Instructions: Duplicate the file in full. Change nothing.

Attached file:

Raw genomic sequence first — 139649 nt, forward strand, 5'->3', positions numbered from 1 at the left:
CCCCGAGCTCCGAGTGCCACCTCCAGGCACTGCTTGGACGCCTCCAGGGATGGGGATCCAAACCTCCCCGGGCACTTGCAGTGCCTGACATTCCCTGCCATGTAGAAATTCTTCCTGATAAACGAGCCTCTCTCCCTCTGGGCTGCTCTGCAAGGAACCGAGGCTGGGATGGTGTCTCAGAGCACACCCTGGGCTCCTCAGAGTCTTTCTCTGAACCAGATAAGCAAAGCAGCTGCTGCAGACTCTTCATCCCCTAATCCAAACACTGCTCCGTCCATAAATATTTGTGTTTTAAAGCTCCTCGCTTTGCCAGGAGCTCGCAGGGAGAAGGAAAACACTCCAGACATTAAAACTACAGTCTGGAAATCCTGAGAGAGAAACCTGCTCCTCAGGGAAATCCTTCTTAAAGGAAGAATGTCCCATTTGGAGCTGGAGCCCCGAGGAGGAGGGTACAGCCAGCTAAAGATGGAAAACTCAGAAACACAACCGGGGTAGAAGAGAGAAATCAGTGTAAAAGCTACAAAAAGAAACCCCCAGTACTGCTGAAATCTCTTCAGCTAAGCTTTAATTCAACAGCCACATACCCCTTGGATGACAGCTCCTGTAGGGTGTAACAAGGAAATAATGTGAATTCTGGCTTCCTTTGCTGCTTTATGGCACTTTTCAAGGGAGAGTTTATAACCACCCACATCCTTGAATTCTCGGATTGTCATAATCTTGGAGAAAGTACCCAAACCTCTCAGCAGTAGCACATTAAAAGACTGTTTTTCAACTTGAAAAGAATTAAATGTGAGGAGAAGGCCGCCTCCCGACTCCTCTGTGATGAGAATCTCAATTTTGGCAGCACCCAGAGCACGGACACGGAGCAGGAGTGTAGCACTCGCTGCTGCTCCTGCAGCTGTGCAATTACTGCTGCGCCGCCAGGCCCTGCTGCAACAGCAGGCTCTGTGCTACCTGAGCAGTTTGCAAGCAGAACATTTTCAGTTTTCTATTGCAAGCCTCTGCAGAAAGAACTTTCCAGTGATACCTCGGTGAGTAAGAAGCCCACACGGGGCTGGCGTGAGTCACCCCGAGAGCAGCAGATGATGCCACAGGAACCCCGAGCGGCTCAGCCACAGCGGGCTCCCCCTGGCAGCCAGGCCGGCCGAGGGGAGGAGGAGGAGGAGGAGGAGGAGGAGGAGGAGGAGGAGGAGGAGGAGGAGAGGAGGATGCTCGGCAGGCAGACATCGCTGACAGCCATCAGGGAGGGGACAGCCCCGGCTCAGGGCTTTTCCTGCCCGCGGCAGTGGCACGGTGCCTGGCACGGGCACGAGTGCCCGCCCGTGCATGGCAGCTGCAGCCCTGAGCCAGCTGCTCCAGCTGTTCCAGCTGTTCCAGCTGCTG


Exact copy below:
Raw genomic sequence first — 139649 nt, forward strand, 5'->3', positions numbered from 1 at the left:
CCCCGAGCTCCGAGTGCCACCTCCAGGCACTGCTTGGACGCCTCCAGGGATGGGGATCCAAACCTCCCCGGGCACTTGCAGTGCCTGACATTCCCTGCCATGTAGAAATTCTTCCTGATAAACGAGCCTCTCTCCCTCTGGGCTGCTCTGCAAGGAACCGAGGCTGGGATGGTGTCTCAGAGCACACCCTGGGCTCCTCAGAGTCTTTCTCTGAACCAGATAAGCAAAGCAGCTGCTGCAGACTCTTCATCCCCTAATCCAAACACTGCTCCGTCCATAAATATTTGTGTTTTAAAGCTCCTCGCTTTGCCAGGAGCTCGCAGGGAGAAGGAAAACACTCCAGACATTAAAACTACAGTCTGGAAATCCTGAGAGAGAAACCTGCTCCTCAGGGAAATCCTTCTTAAAGGAAGAATGTCCCATTTGGAGCTGGAGCCCCGAGGAGGAGGGTACAGCCAGCTAAAGATGGAAAACTCAGAAACACAACCGGGGTAGAAGAGAGAAATCAGTGTAAAAGCTACAAAAAGAAACCCCCAGTACTGCTGAAATCTCTTCAGCTAAGCTTTAATTCAACAGCCACATACCCCTTGGATGACAGCTCCTGTAGGGTGTAACAAGGAAATAATGTGAATTCTGGCTTCCTTTGCTGCTTTATGGCACTTTTCAAGGGAGAGTTTATAACCACCCACATCCTTGAATTCTCGGATTGTCATAATCTTGGAGAAAGTACCCAAACCTCTCAGCAGTAGCACATTAAAAGACTGTTTTTCAACTTGAAAAGAATTAAATGTGAGGAGAAGGCCGCCTCCCGACTCCTCTGTGATGAGAATCTCAATTTTGGCAGCACCCAGAGCACGGACACGGAGCAGGAGTGTAGCACTCGCTGCTGCTCCTGCAGCTGTGCAATTACTGCTGCGCCGCCAGGCCCTGCTGCAACAGCAGGCTCTGTGCTACCTGAGCAGTTTGCAAGCAGAACATTTTCAGTTTTCTATTGCAAGCCTCTGCAGAAAGAACTTTCCAGTGATACCTCGGTGAGTAAGAAGCCCACACGGGGCTGGCGTGAGTCACCCCGAGAGCAGCAGATGATGCCACAGGAACCCCGAGCGGCTCAGCCACAGCGGGCTCCCCCTGGCAGCCAGGCCGGCCGAGGGGAGGAGGAGGAGGAGGAGGAGGAGGAGGAGGAGGAGGAGGAGGAGGAGGAGAGGAGGATGCTCGGCAGGCAGACATCGCTGACAGCCATCAGGGAGGGGACAGCCCCGGCTCAGGGCTTTTCCTGCCCGCGGCAGTGGCACGGTGCCTGGCACGGGCACGAGTGCCCGCCCGTGCATGGCAGCTGCAGCCCTGAGCCAGCTGCTCCAGCTGTTCCAGCTGTTCCAGCTGCTG